White Theme

A number of people have expressed their frustration that TDG is composed of white text on a black background - a number of people have great difficulties reading with this combination. To help out, I have created a new theme which is pretty basic, but at least gives black text on a white background for those who desire it. If you would like to change to this theme, you will need to be a member - click on 'My Account' and then 'Edit Account' in the left hand main menu, then select 'Chameleon' as the theme (down the page a bit under your personal details). If you want to change back to the default black background theme, select 'Default' instead (or 'X-Template', which does the same thing). Note that all themes will be given a complete work-over in the near future, so put your requests in now if you have any.

Abduction Trauma

The NIDS website has an interesting paper available on the physiological responses measured when 'alien abductees' relive their experience through script-driven imagery. This essay has been a cause for some discussion in the abduction community, with some saying that it shows evidence for the experience while others contend that it simply displays the human ability to make imagined events into a belief. The paper is titled "Psychophysiological Responding During Script-Driven Imagery in People Reporting Abduction by Space Aliens".

Viracocha's Voyage

Filip Coppens has kept up the prolific rate of addition to his website with another essay (originally published in Frontier Magazine), this one titled "Viracocha's Voyage":

Macchu Picchu, Nazca, Tiahuanaco… Though the major monuments of Peru are mapped and known – though the jungle continues to surrender some of its secrets even today – so far these spell-binding monuments have largely been looked upon in isolation, without trying to interlock the various monuments with each other – let alone possible interoperability.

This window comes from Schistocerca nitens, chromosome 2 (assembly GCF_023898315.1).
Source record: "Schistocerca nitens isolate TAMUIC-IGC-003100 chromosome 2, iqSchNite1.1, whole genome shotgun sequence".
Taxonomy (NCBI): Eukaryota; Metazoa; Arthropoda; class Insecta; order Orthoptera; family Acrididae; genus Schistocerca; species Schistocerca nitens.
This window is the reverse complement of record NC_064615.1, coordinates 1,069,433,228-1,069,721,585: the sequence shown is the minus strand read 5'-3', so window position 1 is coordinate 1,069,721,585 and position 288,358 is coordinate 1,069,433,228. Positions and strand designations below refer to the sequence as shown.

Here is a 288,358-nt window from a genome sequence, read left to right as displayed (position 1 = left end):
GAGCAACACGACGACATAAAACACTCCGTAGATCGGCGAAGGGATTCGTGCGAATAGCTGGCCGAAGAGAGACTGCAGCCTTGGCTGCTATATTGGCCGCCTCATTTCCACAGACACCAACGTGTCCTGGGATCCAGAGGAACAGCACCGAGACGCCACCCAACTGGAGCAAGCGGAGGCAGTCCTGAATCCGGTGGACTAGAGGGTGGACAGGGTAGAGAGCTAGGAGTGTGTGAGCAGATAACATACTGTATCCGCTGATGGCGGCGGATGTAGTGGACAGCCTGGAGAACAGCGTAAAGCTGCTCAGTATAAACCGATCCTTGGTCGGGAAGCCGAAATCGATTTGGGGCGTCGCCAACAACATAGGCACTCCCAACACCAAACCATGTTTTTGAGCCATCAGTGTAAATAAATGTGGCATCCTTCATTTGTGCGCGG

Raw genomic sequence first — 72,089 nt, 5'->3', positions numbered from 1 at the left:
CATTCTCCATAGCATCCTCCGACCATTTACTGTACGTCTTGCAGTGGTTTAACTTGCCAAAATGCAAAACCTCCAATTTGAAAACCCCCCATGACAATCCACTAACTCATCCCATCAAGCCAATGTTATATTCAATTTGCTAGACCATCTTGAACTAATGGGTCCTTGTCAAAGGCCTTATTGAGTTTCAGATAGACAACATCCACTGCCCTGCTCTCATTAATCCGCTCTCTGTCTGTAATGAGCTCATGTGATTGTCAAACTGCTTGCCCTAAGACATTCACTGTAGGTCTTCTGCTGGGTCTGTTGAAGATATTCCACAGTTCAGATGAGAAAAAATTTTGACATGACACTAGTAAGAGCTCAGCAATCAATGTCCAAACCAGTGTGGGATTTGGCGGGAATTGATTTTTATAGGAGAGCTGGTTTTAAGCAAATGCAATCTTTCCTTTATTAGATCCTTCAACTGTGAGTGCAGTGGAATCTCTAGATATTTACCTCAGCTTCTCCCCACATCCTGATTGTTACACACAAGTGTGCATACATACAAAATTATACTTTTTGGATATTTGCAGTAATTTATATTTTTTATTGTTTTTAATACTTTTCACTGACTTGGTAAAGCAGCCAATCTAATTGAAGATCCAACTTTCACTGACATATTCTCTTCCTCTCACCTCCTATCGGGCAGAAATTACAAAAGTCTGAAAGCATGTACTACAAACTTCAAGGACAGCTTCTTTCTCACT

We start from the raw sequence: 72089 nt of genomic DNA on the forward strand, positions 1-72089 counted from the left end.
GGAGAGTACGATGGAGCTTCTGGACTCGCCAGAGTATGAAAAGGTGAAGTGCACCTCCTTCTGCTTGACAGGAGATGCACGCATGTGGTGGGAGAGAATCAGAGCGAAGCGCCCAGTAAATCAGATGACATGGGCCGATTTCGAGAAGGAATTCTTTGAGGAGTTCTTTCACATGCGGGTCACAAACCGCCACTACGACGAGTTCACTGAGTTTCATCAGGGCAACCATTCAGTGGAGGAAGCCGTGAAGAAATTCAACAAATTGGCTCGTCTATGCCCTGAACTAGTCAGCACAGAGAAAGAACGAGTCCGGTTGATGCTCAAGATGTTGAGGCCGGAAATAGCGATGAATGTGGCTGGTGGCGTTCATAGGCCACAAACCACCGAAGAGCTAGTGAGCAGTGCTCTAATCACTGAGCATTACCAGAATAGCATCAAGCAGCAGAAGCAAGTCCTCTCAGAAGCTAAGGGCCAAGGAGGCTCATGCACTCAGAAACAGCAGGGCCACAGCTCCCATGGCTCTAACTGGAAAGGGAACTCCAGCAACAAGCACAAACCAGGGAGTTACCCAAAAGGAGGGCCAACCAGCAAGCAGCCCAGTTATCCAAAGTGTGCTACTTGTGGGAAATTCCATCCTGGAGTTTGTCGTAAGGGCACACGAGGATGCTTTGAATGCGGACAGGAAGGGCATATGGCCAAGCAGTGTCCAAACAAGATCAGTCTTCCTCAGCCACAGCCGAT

If you haven't visited Filip's website before, there is plenty of interest there - start at the beginning and work your way forward.

News Briefs 03-08-2004

An archaeological trip around the world today - please return your seats to the upright position when finished and remember your personal belongings before disembarking.


Quote of the Day:



Of course, shamans also do other things besides making journeys to nonordinary reality. Some of these things may be thought to be rather strange to most people in our culture, such as talking with plants, animals, and all of nature. It sounds neurotic or deranged, of course, from the perspective of much of Western psychology. Nevertheless, our ancestors did it and managed to survive for 3 million years, whereas in the "civilized" countries of the world today, where people don't talk with the planet and its inhabitants, we are faced with the possibility of nuclear destruction and ecological catastrophe. From these facts we may draw our own conclusions about which cultural assumptions are the saner.

Michael Harner

Radio 03-08-2004

Once again, the radio schedules for the first half of the week: